GSA Connects 2022 meeting in Denver, Colorado

Paper No. 102-21
Presentation Time: 9:00 AM-1:00 PM


SOMMER, Sarah1, MOREBECK, C.2, DARIN, Michael2, THOMAS, Kaylee A.3, SALGADO MUNOZ, Valente O.4 and NIEMI, Tina5, (1)Department of Geography, Geology, and Planning, Missouri State University, 901 S. National Ave., Springfield, MO 65897, (2)Nevada Bureau of Mines and Geology, University of Nevada, Reno, 1664 N. Virgina Street, Reno, NV 89557, (3)Department of Geosciences, University of Missouri at Kansas City, Kansas City, MO 64110, (4)Department of Geosciences, University of Missouri - Kansas City, 5100 Rockhill Road, Flarsheim Hall 420, Kansas City, MO 64110, (5)Earth and Environmental Sciences, University of Missouri - Kansas City, Kansas City, MO 64110-2446

The Gulf of California is a world-class example of an active oblique rift margin. The Baja Basins IRES Program is a U.S.-México collaborative research project funded by NSF that aims to provide field research experiences to undergraduate geology students through investigations into the geologic history of the Santa Rosalia Basin (SRB) in Baja California Sur, where a rare and accessible stratigraphic record sheds light on the tectonic and magmatic evolution of the rift margin. San Marcos Island (SMI) hosts an active gypsum mining operation and shares a similar stratigraphy to the SRB, yet the island has never been mapped geologically, and its potential correlation with the SRB is uncertain. The high-purity economic gypsum deposits on SMI may correlate with similar deposits within the SRB, but would require significant displacement on undocumented strike-slip faults offshore.

We conducted detailed geologic mapping at 1:10,000 scale and collected samples for petrographic analysis, geochemistry, and 40Ar/39Ar geochronology to establish a stratigraphic framework for SMI. The base of the stratigraphic sequence on SMI consists of sub-alkaline to alkaline lavas, tuffs, breccias, and interbedded volcaniclastic rocks. New 40Ar/39Ar ages from the base and top of this sequence indicate that the entire volcanic sequence was deposited between 8.25 ± 1.08 and 7.40 ± 0.70 Ma. This basal sequence is unconformably overlain by the San Marcos Fm, which consists of conglomerate, sandstone, and a ~60–80m-thick gypsum sequence that pinches out toward the north. The San Marcos Fm is in turn unconformably overlain by marine sandstone, conglomerate, and limestone of the Carmen Fm. We report a 40Ar/39Ar age of 3.90 ± 0.70 Ma from a distinct high-Mg basaltic trachyandesite lava within the Carmen Fm.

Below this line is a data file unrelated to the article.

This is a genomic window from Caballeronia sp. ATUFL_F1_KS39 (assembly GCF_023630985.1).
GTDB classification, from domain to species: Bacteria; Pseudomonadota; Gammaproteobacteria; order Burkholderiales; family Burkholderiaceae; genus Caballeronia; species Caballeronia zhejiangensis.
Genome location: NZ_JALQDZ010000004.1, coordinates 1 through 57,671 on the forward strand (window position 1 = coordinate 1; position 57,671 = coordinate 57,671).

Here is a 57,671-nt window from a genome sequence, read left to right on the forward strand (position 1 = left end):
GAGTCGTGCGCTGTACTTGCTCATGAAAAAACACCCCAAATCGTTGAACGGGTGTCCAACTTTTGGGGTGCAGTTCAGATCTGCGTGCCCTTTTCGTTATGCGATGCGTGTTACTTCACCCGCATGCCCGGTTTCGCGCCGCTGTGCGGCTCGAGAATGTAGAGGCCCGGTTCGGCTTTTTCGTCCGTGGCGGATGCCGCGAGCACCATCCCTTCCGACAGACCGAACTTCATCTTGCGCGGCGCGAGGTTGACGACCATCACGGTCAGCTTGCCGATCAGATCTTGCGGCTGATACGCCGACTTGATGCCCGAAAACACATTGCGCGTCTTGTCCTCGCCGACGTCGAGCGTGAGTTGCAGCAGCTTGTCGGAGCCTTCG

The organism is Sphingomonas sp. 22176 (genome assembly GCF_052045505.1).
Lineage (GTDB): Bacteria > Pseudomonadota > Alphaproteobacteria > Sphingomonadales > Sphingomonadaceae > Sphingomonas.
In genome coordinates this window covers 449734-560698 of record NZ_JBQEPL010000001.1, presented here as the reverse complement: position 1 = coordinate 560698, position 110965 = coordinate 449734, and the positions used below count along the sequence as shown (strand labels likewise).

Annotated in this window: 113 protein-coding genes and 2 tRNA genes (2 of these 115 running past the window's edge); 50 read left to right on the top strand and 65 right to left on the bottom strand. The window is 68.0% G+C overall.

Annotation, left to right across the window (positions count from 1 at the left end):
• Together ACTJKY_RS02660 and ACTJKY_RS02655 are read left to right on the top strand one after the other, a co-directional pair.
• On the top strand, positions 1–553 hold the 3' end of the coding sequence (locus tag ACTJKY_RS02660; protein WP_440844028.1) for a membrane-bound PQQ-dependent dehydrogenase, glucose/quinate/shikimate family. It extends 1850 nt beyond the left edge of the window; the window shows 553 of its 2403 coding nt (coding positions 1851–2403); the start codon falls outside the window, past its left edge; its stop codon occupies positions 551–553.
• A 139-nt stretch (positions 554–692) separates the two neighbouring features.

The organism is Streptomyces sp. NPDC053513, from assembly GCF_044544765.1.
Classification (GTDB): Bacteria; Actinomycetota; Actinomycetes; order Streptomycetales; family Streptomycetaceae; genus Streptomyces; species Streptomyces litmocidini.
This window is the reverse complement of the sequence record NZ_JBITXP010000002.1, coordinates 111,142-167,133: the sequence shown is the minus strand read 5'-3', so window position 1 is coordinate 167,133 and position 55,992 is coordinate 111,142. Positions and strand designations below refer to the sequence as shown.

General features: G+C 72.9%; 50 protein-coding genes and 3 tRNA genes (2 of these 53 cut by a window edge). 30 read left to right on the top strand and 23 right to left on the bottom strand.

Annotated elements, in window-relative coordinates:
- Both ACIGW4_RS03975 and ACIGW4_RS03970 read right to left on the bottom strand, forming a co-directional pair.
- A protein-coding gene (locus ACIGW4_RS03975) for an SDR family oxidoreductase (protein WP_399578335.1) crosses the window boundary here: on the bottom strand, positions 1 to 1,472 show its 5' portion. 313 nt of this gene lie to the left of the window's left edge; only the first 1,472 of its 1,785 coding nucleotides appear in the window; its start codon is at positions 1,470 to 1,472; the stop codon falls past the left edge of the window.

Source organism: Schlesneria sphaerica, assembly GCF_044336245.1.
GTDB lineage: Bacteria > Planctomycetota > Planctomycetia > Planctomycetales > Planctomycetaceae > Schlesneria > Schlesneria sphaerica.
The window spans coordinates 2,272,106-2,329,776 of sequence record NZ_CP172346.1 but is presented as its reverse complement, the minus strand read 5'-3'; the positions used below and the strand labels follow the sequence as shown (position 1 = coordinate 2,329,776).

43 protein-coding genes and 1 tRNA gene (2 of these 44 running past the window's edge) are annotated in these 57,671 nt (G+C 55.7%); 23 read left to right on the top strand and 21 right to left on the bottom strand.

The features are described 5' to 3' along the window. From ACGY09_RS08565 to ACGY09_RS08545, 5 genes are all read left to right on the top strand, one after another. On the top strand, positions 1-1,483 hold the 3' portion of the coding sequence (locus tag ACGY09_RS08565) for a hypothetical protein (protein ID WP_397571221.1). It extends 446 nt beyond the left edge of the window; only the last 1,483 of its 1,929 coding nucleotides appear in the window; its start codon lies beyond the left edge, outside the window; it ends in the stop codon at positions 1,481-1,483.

The age span and compositions of the basal volcanic sequence on SMI are very similar to those of the Rift Transition Volcanic sequence in the SRB (Busby et al., 2020), and the gypsum-dominated facies of the San Marcos Fm on SMI likely correlates with Boleo Fm, in particular the thick gypsum deposits in the northern SRB. If so, this correlation would imply ~20–40 km of undocumented dextral slip on offshore faults between the SRB and SMI and provide an important new constraint on the tectonic evolution of the Gulf of California.